my employer makes you wait 3 years for a raise and is staffed by lunatics

A reader writes:

I’m just over two years into my first “real” job after grad school. My company (a large nonprofit) has a very strict policy that someone in my position has to be in that position for at least three years before they are eligible for a raise. Then, in order to actually get the raise, I have to submit a packet of documentation from myself, my supervisor, and my project leaders detailing why I deserve this raise and why it’s a good move for the company, which is then reviewed by a committee under HR.

I’m already overqualified for this position and have been working far above my level since I started and receive frequent praise. I feel like I’m being required to write a thesis defense for why I deserve to get compensated for the work I’m already doing. Furthermore, I’m very frustrated that when I started, the policy was a minimum of two years, but five months before I hit two years they changed it to three with no exceptions!

Is this normal? If not, what’s the normal process for getting a raise? How can I politely ask future interviewers whether they operate on a merit- or longevity-based promotion model?

Noooo, this is not normal.

First, three years before you can even be considered for a raise? One year is standard in most organizations. Forcing you to stay at the same salary level for three years is a really good way to ensure that your organization isn’t competitive on salary and won’t retain its best people, who will have other, better-paying options. (Also, keeping you at the same salary for three years means that in many cases your buying power will be decreasing during that time, because of inflation.)

Then, the documentation is ridiculous. First of all, your company should automatically be revisiting your salary on their own periodically anyway — a hell of a lot more frequently than every three years. And then to create such a significant burden on you to do the work of justifying it? It’s not unreasonable to be expected to present a case for a raise, but that case can usually be made by a quick rundown of how you’re contributing at a higher level than you were when your salary was last set.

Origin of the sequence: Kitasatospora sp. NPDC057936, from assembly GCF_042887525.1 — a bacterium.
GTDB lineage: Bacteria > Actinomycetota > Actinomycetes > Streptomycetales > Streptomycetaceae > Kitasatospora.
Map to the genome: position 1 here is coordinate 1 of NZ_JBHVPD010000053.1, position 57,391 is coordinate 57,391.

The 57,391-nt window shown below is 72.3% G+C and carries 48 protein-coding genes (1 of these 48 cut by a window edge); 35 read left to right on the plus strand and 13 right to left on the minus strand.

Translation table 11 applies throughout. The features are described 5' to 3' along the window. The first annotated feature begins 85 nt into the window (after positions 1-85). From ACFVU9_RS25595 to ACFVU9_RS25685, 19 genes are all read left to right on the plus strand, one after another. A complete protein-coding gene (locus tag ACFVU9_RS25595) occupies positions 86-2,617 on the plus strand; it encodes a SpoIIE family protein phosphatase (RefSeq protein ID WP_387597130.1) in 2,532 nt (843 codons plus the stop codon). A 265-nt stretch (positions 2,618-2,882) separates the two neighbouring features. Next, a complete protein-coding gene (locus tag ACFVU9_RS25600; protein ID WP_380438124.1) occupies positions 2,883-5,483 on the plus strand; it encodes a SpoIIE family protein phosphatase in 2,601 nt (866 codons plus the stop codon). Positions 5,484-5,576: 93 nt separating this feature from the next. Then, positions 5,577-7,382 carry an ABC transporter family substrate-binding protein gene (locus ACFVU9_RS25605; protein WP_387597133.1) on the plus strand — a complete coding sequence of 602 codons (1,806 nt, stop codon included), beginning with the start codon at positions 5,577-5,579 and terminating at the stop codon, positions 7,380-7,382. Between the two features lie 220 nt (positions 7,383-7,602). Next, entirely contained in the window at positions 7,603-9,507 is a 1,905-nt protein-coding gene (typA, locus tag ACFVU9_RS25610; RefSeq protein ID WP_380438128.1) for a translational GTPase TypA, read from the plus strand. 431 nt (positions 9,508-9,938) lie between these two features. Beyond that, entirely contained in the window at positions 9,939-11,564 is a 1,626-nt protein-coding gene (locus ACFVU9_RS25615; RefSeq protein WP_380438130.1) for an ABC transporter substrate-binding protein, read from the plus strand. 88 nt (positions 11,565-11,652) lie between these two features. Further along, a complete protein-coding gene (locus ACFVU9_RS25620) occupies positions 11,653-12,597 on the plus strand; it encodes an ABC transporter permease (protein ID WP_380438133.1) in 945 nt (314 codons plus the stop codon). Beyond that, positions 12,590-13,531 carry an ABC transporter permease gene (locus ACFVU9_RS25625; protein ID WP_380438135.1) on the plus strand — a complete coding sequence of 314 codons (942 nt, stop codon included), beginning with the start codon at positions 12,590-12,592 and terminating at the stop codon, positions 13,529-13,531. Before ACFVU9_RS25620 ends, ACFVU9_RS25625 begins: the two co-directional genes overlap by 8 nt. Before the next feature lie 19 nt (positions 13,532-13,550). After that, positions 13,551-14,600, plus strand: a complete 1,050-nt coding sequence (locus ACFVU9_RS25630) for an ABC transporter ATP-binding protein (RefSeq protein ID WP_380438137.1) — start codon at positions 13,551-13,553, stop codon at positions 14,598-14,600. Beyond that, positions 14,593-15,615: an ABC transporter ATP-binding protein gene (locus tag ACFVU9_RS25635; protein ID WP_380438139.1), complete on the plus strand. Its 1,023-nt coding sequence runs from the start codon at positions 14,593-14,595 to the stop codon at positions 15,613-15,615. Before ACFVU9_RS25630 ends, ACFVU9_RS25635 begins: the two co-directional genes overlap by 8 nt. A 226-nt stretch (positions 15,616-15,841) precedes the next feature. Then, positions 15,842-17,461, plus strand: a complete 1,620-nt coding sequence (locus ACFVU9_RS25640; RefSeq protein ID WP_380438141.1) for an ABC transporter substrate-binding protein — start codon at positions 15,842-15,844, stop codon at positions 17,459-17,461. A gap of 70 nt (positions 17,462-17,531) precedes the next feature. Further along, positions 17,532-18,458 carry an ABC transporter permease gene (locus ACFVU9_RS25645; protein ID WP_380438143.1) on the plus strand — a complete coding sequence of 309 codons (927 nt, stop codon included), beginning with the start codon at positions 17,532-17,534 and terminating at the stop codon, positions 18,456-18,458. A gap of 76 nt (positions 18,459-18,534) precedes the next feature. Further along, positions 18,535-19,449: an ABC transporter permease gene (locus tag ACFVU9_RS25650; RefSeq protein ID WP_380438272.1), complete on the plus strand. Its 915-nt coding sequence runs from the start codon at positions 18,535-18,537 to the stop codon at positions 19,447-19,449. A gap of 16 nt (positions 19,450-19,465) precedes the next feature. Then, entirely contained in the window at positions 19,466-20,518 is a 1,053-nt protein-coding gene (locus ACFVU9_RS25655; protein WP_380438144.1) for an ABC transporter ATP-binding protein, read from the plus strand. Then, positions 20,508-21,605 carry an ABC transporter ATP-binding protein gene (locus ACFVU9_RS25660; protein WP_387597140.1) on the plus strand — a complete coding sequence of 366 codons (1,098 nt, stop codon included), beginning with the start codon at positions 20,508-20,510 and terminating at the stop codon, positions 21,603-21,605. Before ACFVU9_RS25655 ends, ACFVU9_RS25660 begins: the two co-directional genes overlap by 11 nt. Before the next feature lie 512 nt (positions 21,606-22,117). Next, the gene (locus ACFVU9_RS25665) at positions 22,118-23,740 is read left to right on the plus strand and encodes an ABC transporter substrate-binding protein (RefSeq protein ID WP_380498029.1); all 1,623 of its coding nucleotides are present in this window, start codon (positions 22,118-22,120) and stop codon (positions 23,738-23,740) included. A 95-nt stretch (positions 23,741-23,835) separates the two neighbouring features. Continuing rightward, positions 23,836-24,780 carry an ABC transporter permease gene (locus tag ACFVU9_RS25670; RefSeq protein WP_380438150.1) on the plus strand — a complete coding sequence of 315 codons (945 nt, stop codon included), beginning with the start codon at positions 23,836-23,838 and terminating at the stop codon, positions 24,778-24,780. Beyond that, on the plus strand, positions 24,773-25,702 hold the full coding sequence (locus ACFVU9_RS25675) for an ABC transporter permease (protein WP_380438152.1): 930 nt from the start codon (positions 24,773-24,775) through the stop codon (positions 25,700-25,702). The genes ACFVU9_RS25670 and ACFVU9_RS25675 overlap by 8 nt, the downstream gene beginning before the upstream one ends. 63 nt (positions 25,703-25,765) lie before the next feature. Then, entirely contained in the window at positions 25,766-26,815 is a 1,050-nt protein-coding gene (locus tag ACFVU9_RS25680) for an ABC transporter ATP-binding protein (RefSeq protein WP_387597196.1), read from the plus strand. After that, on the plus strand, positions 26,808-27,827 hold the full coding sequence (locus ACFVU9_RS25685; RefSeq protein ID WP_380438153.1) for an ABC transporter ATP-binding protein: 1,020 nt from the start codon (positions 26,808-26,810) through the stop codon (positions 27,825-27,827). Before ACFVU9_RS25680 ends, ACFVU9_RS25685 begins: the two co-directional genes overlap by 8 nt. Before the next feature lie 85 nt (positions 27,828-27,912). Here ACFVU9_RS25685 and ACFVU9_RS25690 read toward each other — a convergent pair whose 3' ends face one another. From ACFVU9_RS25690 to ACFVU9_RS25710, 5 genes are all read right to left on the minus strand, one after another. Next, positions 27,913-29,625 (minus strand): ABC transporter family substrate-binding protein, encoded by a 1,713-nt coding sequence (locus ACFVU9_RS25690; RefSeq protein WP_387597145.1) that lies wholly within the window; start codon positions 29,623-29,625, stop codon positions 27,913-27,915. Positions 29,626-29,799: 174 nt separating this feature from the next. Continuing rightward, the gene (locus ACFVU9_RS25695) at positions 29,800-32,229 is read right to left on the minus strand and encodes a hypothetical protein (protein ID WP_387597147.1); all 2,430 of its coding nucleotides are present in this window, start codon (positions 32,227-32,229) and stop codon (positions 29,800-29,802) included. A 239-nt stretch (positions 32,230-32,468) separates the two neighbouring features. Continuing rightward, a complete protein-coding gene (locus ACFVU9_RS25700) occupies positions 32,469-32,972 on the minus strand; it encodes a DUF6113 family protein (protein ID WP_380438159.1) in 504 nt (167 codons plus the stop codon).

And then a committee reviews that documentation? A committee?

No, it’s not normal. It’s incredibly bizarre and dysfunctional, and it’s got to making your organization less competitive.

Here’s what’s normal: Getting an automatic salary review each year. Or being able to make an annual case to your manager (not to a fricking committee) for why you deserve a raise. And having your manager make her own decisions about who on her team deserves a raise and for how much, within the confines of her budget for salaries, sometimes in consultation with her own boss or with HR. (Generally if HR is involved, it’s to advise on the going market rate for the role and how the person’s compensation will fit into the company’s larger salary structure, and to ensure that raises aren’t inadvertently creating problematic pay disparities.)

As for asking future employers about it, you can certainly ask something like, “Can you tell me whether annual raises are typical, and what the process for raises is generally like?” (I’d probably do this as part of salary negotiations, rather than earlier in the process.)

But I wouldn’t worry too much about encountering this particular model again, because this particular model is bizarre.

{ 105 comments… read them below }

  1. KarenT*

    Get out of there, OP. And run like the wind!

    I’m not sure if it’s an option for you, but if it is, you seriously need to get a new job. This is so messed up.

    1. Koko*

      And strongly consider telling someone in your exit interview or otherwise that this was a driving factor in your leaving, so future employees may get a better deal and the org may have more success in their mission if they reform the policy.

      1. AdAgencyChick*